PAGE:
When you buy a car, you may not qualify for a car loan on your own. Or the dealer, bank or credit union’s interest rate for the car loan may be too high and make your payments unaffordable or just ridiculous. One of your parents can cosign your auto loan to help you qualify or reduce your interest rate.
Definition of Cosigner
Credit unions, banks, auto financing companies and dealers allow you to have a cosigner on an auto loan. Parents are often the first choice for a young person seeking a cosigner, although any adult can cosign a loan with you. Your parents know you, your work history, your responsibility level and where you live so they often agree to cosign. To cosign means to also sign the loan. So when one of your parents cosigns, they agree to the same terms on the auto loan as you do.
When your parents cosign for your auto loan, your car loan provider will have the same claim on them as it does on you. You and your cosigning parent have the same legal obligations and responsibilities for the bill. However, your car loan provider will only send you a bill because you are the first signer on the loan. Or you may receive one set of payment coupons to send in with your payment each month. In both cases, your bill or coupon will include both your name and the name of the parent who cosigned.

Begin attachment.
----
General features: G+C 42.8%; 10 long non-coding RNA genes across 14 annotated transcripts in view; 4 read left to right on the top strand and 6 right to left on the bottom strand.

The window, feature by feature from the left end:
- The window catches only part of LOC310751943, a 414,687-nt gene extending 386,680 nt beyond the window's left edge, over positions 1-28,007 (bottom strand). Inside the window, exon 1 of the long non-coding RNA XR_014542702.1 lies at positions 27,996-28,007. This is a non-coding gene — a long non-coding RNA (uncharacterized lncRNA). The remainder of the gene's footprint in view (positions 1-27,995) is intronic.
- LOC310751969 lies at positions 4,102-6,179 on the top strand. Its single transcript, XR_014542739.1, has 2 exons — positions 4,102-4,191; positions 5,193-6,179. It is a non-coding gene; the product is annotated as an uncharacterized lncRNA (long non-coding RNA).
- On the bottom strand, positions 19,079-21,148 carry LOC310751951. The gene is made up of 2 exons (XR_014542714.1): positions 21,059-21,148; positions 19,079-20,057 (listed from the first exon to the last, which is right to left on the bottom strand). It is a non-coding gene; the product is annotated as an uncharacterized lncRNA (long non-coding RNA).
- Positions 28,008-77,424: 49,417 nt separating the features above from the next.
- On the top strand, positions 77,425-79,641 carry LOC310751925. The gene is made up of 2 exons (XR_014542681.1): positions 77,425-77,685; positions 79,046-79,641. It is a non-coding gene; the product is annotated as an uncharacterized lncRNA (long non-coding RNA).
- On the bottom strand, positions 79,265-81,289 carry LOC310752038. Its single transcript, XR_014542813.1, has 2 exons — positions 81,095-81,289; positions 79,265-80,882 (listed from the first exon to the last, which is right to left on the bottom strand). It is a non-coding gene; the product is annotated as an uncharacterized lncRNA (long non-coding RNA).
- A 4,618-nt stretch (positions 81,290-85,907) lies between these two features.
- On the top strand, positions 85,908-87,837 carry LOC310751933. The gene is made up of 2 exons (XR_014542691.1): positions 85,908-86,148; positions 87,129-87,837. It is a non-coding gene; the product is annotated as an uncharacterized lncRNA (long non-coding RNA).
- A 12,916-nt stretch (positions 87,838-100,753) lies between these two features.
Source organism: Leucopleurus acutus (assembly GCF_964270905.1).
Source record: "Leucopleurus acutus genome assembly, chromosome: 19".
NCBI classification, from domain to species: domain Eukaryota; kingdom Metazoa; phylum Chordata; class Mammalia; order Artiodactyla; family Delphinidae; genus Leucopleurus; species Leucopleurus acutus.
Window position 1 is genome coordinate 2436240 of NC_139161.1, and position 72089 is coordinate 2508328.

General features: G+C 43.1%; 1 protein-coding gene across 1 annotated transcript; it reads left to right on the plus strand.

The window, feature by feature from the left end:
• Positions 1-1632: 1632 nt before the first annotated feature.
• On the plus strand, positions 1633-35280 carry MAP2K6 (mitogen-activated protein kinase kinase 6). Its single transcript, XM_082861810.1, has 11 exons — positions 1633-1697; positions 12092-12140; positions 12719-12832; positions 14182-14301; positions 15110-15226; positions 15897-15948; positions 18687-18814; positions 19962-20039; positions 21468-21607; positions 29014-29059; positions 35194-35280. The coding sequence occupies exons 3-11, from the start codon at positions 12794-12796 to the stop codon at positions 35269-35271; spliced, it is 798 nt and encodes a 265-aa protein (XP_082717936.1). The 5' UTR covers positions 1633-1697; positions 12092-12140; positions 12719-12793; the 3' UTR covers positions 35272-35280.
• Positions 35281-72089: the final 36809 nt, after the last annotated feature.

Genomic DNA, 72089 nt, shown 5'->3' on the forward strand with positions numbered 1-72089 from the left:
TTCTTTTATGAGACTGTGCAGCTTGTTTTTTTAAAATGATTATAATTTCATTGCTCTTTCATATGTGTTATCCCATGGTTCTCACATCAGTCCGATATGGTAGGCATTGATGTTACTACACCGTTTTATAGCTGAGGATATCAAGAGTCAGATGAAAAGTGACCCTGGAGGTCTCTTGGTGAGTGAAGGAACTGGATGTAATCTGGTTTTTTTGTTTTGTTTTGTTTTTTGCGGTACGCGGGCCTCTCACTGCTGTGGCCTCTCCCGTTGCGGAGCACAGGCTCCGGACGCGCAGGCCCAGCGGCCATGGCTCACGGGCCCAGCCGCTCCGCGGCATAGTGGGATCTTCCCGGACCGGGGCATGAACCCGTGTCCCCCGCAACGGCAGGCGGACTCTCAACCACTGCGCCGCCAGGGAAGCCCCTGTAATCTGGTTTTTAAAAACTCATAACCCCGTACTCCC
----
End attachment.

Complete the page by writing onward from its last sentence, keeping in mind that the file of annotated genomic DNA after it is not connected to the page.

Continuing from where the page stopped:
Payments and Delinquencies
The lender does not care who pays the bill, as long as the loan gets repaid. You may still live at home or, if you are in college, have your parent’s address as your permanent address. In both cases, your parent is more likely see the notice in the mail if you are late on your payments. It’s better to let your mother or father know in advance, however, if you have trouble making the payment. If you miss a payment, your delinquency will appear on your credit report and your parent’s credit report.
You earned enough money from a job to buy an old car or put a sizable down payment on a newer car. You still have the same job that gives you the money to make the payments on a loan. However, your credit union turned you down and the dealer quoted you a 24 percent interest rate because you have almost no credit history. So you get your father to cosign a car loan with a reasonable interest rate from the credit union. The car loan now appears on your credit report and your dad's. You make all your payment on time, pay off the loan and establish a credit history.
Tiffany C. Wright has been writing since 2007. She is a business owner, interim CEO and author of "Solving the Capital Equation: Financing Solutions for Small Businesses." Wright has helped companies obtain more than $31 million in financing. She holds a master's degree in finance and entrepreneurial management from the Wharton School of the University of Pennsylvania.